Ammoniacum gummi

CLARKE -clinical-  Appendicitis. Stitches in the caecum at 7 p.m., alternating with pains elsewhere.

Characteristics - This should make it appropriate in some cases of appendicitis. Appendicitis.  As an external application in the form of compresses, Lime-water has an ancient repute in allaying inflammation of many kinds.

Calcarea caustica

CLARKE – Characteristics - It has rapidly dispelled all inflammatory action in cases of appendicitis; and has removed all suffering in an aggravated case of phagedaenic piles.

Colchicum autumnale

CLARKE - Clinical - Appendicitis.

Crotalus horridus

CLARKE - Clinical – Apoplexy. Appendicitis.

Ginseng quinquefolium

CLARKE - Clinical. - Appendicitis.

Iris tenax

CLARKE - Clinical. - Appendicitis.

Lac vaccinum defloratum

CLARKE - Clinical. - Anaemia. Appendicitis.

Lachesis mutus

CLARKE - - Clinical - Appendicitis.  Acute pain in liver extending towards stomach," though contrary to the general "left to right" direction, is characteristic, as I can testify.

Lach. is also one of the most prominent remedies in appendicitis.

Mercurius solubilis

CLARKE - Clinical. - Appendicitis.

Phosphorus

CLARKE – Characteristics - Although he deemed it useless he was persuaded to operate, and found a large abscess behind the colon, freely communicating with the peritoneal cavity.

Plumbum metallicum

CLARKE - Clinical. - Appendicitis.

Rhamnus cathartica

CLARKE - Clinical. - Appendicitis.  Colic. Constipation Diarrhoea. Tympanites. Typhlitis. The ileo-caecal symptoms seem to point to it as a possible remedy in cases of appendicitis.

Rhamnus frangula

CLARKE - Clinical. - Anus, itching of.  Appendicitis.

Rhus radicans -

CLARKE - Clinical- Appendicitis. Appetite, lost.

Sabal serrulata

CLARKE - Clinical. - Appendicitis.

Scrophularia marylandica

CLARKE - Clinical. - Appendicitis. Breast, tumours of.  Colic.  Colic just below navel and some griping in the side in afternoon. Griping below navel, 7 a.m. (after a slight vexation). Pain in sigmoid flexure.

 Dull, heavy, periodic pain < when abdomen compressed, legs extended. (Appendicitis as a local remedy. - R. T. C.). Several stools daily with tenesmus.  Albuminuria.

Tuberculinum bovinum kent

CLARKE - Clinical. - Appendicitis. "Sensitive to music" was observed in one of Nebel's patients; another had pains in the region of the appendix vermiformis, which should lead to serviceable action in appendicitis cases.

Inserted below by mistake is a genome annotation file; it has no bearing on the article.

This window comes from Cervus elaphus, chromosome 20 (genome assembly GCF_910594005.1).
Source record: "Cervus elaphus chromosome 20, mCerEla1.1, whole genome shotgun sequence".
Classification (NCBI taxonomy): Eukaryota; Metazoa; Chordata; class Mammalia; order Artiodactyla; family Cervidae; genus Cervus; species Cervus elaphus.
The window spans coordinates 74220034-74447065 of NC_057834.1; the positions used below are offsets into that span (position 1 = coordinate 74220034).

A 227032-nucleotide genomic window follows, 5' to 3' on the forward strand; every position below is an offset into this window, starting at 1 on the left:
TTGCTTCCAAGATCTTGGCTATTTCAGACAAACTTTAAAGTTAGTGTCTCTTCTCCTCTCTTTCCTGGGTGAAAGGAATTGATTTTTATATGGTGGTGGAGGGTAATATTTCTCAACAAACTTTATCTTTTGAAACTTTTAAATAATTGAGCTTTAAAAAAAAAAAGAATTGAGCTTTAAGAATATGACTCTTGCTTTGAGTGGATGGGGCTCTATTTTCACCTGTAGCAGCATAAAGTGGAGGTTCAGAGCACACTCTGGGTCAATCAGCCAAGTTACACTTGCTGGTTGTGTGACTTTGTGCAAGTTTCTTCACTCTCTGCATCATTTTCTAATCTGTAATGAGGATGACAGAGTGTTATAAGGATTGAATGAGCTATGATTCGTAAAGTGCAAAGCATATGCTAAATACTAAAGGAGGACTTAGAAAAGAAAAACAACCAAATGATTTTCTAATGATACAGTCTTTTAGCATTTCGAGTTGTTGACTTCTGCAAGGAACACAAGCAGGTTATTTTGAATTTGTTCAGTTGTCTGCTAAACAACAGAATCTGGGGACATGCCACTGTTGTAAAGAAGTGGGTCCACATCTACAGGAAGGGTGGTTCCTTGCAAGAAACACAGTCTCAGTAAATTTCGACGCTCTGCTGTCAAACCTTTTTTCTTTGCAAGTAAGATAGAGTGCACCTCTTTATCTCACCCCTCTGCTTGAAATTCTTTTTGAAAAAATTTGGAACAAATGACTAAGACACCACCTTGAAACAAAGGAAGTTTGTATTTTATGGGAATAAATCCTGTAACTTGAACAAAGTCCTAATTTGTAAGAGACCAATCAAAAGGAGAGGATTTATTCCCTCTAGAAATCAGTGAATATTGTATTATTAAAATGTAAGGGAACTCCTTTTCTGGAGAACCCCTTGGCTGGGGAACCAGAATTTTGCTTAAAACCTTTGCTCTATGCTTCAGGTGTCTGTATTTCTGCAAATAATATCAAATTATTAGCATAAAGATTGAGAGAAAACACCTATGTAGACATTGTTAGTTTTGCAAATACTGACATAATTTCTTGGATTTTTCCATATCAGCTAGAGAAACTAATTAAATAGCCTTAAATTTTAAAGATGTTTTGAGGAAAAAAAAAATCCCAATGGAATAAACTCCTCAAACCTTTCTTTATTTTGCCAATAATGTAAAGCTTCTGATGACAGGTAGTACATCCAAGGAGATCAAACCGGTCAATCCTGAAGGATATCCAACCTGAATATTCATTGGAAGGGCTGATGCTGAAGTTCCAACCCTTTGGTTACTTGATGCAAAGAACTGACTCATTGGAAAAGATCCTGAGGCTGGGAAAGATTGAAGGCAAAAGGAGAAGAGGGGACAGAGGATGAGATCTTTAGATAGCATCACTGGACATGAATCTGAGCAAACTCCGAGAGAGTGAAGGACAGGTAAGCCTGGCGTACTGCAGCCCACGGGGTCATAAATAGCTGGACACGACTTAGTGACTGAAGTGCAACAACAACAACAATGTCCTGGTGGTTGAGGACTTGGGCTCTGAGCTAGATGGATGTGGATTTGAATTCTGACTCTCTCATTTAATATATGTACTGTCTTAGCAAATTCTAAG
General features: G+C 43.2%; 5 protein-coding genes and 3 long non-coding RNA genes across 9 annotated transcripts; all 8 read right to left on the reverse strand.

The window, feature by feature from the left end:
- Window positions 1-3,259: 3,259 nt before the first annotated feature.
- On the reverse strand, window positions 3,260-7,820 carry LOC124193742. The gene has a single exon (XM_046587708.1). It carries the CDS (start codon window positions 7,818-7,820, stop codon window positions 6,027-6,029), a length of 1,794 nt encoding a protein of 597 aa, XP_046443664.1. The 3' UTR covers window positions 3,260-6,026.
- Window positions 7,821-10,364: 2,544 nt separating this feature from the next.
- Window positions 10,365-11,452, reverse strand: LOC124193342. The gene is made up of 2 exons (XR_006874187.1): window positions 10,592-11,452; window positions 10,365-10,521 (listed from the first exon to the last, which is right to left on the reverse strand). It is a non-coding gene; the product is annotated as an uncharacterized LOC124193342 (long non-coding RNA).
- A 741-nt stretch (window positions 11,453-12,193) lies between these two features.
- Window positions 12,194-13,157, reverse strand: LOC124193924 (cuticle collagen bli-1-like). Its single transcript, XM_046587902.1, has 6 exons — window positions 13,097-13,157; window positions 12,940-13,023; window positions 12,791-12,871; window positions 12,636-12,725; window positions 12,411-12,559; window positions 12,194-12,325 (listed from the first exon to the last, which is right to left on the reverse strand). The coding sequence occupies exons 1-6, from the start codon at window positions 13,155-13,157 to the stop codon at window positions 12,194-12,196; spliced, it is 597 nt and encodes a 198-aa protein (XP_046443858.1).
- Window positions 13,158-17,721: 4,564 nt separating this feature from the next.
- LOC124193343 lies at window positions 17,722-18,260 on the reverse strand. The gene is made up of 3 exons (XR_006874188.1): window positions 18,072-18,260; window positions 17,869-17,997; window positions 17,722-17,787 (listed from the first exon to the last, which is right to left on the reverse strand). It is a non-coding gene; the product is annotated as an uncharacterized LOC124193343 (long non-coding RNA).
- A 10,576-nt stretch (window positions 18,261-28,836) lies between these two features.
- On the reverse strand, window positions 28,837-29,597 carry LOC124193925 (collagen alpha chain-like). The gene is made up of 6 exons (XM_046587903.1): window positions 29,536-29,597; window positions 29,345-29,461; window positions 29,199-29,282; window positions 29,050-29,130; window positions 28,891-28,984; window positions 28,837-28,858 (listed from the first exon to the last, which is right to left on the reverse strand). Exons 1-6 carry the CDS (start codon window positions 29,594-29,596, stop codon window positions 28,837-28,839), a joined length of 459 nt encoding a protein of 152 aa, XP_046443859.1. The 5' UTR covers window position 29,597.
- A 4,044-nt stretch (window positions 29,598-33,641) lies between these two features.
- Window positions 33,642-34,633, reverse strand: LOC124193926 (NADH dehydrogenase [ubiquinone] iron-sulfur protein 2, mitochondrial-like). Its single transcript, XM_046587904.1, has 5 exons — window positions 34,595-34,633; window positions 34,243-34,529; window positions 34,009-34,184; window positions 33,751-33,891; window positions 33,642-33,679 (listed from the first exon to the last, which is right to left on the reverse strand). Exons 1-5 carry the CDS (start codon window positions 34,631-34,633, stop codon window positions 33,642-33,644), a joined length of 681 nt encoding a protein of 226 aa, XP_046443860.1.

Radium bromatum

CLARKE - Clinical. - Albuminuria. Appendicitis.

Arnica montana

KENT - Do not forget the symptoms of Arnica in appendicitis if you know Bryonia, Rhus tox., Belladonna, Arnica and similar remedies. The homoeopathic remedy will cure these cases, and, if you know it, you need never run after the surgeon in appendicitis except in recurrent attacks.

If you do not know your remedies, you will succumb to the prevailing notion that it is necessary to open the abdomen and remove the appendix. It is only deplorable ignorance that causes appendicitis to be surrendered to the knife.

 "Great pain in the ileo-caecal region; cannot bear the slightest touch, even the bed clothes."

Phosphorus

KENT - Yellow, brown spots on the abdomen; petechiae over the abdomen during typhoid fever.  Pale face in pleura/peritoneum-disease, red face in articular affections.

Complications:

  • Wound infection
  • Dehiscence
  • Bowel obstruction
  • Abdominal/pelvic abscess
  • Death (rare)

Prognosis:

Excellent

References

  • All-in-One Care Planning Resource- 2008, by Pamela Swearingen   
  • Atlas of Gastrointestinal Imaging: Radiologic-Endoscopic Correlation- 2007, by Perry Pickhardt   
  • Clinical Companion for Wong's Essentials of Pediatric Nursing- 2009, by Marilyn Hockenberry   
  • Clinical Companion to Medical Surgical Nursing - CD-ROM PDA Software- 2007, by Sharon Lewis   
  • Cost Effective Diagnostic Imaging- 2006, by Zachary Grossman   
  • Crash Course: Foundation Doctor's Guide to Medicine and Surgery- 2008, by Daniel Horton-Szar   
  • EH
  • Emergency Medicine- 2008, by Erik Barton   
  • Encyclopedia of Gastroenterology, 2004, by Leonard Johnson   
  • Essentials of Surgery- Nelson Textbook of Pediatrics- 2007, by Robert Kliegman